Formula Vee 50th Anniversary
The speed of a race car is hard to capture fully. Photography stops the motion and tends to make the cars look like toy cars on the track even when they are traveling at 100 miles per hour. If you blink the cars will barrel by and you will miss them. I wanted to capture a bit of that feeling as well as the old-time feel of the Formula Vee 1960′s car.
I decided to use stop motion slide show to contrast the movement of the man waving the flag with the race cars going by below on the track. During the race I pressed my camera’s motor drive as the cars passed the finishing line. My camera often missed the cars below as the motor drive recycled, but the camera was able to fully capture the movement of the man waving the flag. When I created the slide show I extended the viewing time of the images with cars or you might not see them at all.
To see the slide show click here or click on the image.
To learn more about Formula Vee racing click here
Journalist goes native
I pitched the idea to photograph Delfest to Maryland Life Magazine on a curious whim since my friends were filled with excitement about the festival. I confess my astounding cluelessness, I did not know of Del McCoury or his fame last spring. But I ended up staying longer at the festival than my friends, camped through the rain and came home with 5 CD’s of bluegrass music. I unexpectedly went native. The lure of continual quality music in comfy natural setting settled me into place of appreciation for the calm, but subtly invigorating nature of bluegrass. To see a slide show of images from the festival press here. To read the Maryland Life article press here.
I have photographed classes at McLean Community Center for about 10 years. Even when I photograph the same class the photography never gets boring. The kids enjoyment and fresh curiosity about life is a pleasure to witness. I picked out a few of my recent favorites. To check out the classes that McLean Community Center offers go to: http://www.mcleancenter.org/classes-trips
Women’s Democratic Caucus Photo
When I attended Women’s Democratic Caucus photo-op on Capitol Hill on Wednesday, I never thought events surrounding the gathering would make national news. For me, this was just a typical photo-op. On Thursday, the altering of the official photo of the House Democratic Women by “photoshopping” in four missing members, was the most read article on-line in the Washington Post. Papers from Maine to Nevada wrote stories. Photo District News even wrote an article today.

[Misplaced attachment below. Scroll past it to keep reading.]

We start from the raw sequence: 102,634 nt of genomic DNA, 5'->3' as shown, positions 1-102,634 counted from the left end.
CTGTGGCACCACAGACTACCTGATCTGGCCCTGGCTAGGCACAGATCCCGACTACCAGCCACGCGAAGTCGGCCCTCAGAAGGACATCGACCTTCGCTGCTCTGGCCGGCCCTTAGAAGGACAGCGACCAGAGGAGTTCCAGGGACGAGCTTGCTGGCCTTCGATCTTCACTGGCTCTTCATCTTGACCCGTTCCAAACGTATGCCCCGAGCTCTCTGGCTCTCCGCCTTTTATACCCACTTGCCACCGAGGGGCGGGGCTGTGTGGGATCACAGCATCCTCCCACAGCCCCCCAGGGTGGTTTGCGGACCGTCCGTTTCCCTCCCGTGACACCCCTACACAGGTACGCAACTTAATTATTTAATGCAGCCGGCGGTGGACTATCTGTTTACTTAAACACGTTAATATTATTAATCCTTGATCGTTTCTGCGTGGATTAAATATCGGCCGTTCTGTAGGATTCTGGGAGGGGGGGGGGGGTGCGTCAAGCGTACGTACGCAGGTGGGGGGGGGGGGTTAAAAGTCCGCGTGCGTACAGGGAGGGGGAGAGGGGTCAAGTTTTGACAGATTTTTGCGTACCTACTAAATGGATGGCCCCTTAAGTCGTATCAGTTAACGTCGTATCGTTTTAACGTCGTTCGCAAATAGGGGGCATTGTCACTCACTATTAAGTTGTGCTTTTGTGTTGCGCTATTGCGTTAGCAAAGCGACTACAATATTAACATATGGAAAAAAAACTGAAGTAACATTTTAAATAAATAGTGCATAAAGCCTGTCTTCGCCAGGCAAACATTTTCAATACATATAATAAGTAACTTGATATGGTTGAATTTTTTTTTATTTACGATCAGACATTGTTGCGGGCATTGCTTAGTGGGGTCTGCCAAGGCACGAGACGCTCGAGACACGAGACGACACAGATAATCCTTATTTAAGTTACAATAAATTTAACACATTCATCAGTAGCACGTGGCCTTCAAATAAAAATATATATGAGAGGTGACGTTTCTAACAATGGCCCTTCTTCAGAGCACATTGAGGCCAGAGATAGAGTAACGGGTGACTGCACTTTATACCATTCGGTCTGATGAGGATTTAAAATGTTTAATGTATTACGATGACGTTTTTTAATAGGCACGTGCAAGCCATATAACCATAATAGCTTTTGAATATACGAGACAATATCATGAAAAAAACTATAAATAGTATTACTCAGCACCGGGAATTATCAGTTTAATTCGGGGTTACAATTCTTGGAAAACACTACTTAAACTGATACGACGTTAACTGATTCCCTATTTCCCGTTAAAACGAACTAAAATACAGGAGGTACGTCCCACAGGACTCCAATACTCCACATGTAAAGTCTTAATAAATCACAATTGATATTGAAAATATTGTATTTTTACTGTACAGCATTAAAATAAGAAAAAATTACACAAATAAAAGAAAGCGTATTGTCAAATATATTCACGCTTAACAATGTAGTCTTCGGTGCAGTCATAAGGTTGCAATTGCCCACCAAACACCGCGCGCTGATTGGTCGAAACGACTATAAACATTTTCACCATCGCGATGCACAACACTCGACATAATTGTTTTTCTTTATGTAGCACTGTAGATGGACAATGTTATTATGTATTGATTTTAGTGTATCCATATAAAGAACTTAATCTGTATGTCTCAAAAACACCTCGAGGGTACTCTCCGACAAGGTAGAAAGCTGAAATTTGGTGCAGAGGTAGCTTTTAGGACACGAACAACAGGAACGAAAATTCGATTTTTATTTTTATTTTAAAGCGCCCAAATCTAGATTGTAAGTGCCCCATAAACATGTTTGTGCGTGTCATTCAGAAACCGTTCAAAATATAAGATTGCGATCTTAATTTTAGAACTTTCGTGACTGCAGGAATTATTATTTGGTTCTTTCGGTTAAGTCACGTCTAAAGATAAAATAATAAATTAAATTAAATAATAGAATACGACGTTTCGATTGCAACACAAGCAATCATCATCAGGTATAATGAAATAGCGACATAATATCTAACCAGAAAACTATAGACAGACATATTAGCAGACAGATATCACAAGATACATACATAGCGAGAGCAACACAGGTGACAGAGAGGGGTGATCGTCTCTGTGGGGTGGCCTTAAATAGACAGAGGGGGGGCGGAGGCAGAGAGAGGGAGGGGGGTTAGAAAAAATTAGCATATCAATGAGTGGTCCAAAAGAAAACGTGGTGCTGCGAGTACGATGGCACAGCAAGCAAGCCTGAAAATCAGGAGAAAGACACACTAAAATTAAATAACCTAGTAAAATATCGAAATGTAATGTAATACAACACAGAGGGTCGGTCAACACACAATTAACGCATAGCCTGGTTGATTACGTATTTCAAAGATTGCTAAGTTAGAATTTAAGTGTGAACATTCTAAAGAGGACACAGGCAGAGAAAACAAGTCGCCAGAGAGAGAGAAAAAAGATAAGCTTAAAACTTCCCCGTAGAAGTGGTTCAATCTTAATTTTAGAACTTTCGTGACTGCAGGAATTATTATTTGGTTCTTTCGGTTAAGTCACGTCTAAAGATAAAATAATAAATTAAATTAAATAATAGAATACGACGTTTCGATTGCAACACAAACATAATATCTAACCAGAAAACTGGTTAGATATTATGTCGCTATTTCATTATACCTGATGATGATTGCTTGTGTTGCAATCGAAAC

My memory of the real moment is something I enjoyed. I am guessing this is why Nancy Pelosi set aside the time for the photograph. For all the time I spend around politics and photographs set-up to embellish the ego, I must admit that my mind wandered to a place of respect for the moment as I stood in front of the Capitol. The country has come a long way to elect into office this many women coming from so many different backgrounds.
I am sharing this less than perfect image I took during the set-up time. The image shows the women just as they were then, a few missing, some not paying attention, several joyful, most of them shivering, some proud and I am sure a few wishing they could check their cell phones. The photo is less than perfect, but I still think the moment is special.
Walking in the Winter
My fall flew by this year.
So I am looking forward to a winter filled with festive gatherings with friends and family, cooking warm meals, reading books with tea and a comfy blanket and taking rejuvenating walks in the woods.
I captured this image along the Capital Crescent Trail several years ago. I challenged myself to get out of my house before everyone else so that I could be the first person to make tracks through the alluring display of snow coating everything. A scene more magical than Christmas lights. The quiet beauty after a snowfall highlights what winter can give us. Enjoy the winter!
When I heard about Alternative House I was happy to volunteer my services. Alternative House is a refuge for abused and homeless children, teens, and at risk adults. Their programs include a shelter for teens, a program for homeless young mothers and their children, a youth and teen outreach program, and one of the first young adult’s homeless programs in the country that helps homeless high school students.
I really enjoyed photographing the young mothers and their children from the Alternative House assistance program. I came to the shoot exhausted after a long day of shooting, but found myself delighted and energized by children. My heart warmed witnessing how much love the women had for their children.
Check out Alternative House
Sometimes I get lucky as a photographer, really lucky. My assignment is a lot of work, but I enjoy the shoot and the layout of the images in the magazine turns out beautiful. But this assignment came with another bit of fortune, it was tasty. Thank you Maryland Life!
I usually do not eat the food I photograph. I usually do not eat fried food. But after sinking my teeth into the first soft shell crab sandwich I could not stop. I had to taste each fried delight that I photographed. First the fantastic fancy sandwich at Shirley’s in Baltimore, next the traditional sandwich with fries at O’Donnell’s in Gaithersburg and last the california-like sandwich with avocado and green tomatoes at Nick’s Airport Inn in Hagerstown. I highly suggest a food road trip.
In terms of photography, making fried food look yummy is very different from eating fried food. Especially something with eyes and legs. But I found the patience was worth the knowledge I gained along with the weight around my tummy.
Check out the full story by Shirley Grace on the web : softshell crab story
Or pick up a copy at Barnes and Noble or any store to enjoy the hard copy and a chance to view the beautiful layout created by Maryland Life’s art director Marie Boshoff.